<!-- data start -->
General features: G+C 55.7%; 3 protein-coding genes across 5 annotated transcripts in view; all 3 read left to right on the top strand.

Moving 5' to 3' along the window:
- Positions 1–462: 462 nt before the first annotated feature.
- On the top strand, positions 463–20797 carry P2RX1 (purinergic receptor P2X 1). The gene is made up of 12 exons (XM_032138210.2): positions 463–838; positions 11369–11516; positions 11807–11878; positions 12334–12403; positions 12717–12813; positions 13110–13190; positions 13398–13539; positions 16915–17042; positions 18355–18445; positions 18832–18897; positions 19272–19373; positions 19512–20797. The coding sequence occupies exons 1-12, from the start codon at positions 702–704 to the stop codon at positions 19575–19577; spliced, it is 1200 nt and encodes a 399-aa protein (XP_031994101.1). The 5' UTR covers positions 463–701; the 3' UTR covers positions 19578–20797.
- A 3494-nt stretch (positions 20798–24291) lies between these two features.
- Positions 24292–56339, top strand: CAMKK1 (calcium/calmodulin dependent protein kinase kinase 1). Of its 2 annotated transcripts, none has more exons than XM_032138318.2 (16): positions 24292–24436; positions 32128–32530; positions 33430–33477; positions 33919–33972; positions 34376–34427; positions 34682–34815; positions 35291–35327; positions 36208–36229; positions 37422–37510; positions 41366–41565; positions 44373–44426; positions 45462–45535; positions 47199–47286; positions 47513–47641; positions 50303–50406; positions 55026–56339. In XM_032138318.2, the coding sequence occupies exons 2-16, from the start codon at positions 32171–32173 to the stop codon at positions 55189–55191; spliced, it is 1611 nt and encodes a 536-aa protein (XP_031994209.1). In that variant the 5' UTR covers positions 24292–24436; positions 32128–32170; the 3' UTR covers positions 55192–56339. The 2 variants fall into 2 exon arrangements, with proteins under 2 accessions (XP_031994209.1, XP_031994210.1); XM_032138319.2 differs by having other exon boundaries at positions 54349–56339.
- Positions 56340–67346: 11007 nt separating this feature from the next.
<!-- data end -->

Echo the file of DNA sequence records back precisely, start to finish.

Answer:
General features: G+C 55.7%; 3 protein-coding genes across 5 annotated transcripts in view; all 3 read left to right on the top strand.

Moving 5' to 3' along the window:
- Positions 1–462: 462 nt before the first annotated feature.
- On the top strand, positions 463–20797 carry P2RX1 (purinergic receptor P2X 1). The gene is made up of 12 exons (XM_032138210.2): positions 463–838; positions 11369–11516; positions 11807–11878; positions 12334–12403; positions 12717–12813; positions 13110–13190; positions 13398–13539; positions 16915–17042; positions 18355–18445; positions 18832–18897; positions 19272–19373; positions 19512–20797. The coding sequence occupies exons 1-12, from the start codon at positions 702–704 to the stop codon at positions 19575–19577; spliced, it is 1200 nt and encodes a 399-aa protein (XP_031994101.1). The 5' UTR covers positions 463–701; the 3' UTR covers positions 19578–20797.
- A 3494-nt stretch (positions 20798–24291) lies between these two features.
- Positions 24292–56339, top strand: CAMKK1 (calcium/calmodulin dependent protein kinase kinase 1). Of its 2 annotated transcripts, none has more exons than XM_032138318.2 (16): positions 24292–24436; positions 32128–32530; positions 33430–33477; positions 33919–33972; positions 34376–34427; positions 34682–34815; positions 35291–35327; positions 36208–36229; positions 37422–37510; positions 41366–41565; positions 44373–44426; positions 45462–45535; positions 47199–47286; positions 47513–47641; positions 50303–50406; positions 55026–56339. In XM_032138318.2, the coding sequence occupies exons 2-16, from the start codon at positions 32171–32173 to the stop codon at positions 55189–55191; spliced, it is 1611 nt and encodes a 536-aa protein (XP_031994209.1). In that variant the 5' UTR covers positions 24292–24436; positions 32128–32170; the 3' UTR covers positions 55192–56339. The 2 variants fall into 2 exon arrangements, with proteins under 2 accessions (XP_031994209.1, XP_031994210.1); XM_032138319.2 differs by having other exon boundaries at positions 54349–56339.
- Positions 56340–67346: 11007 nt separating this feature from the next.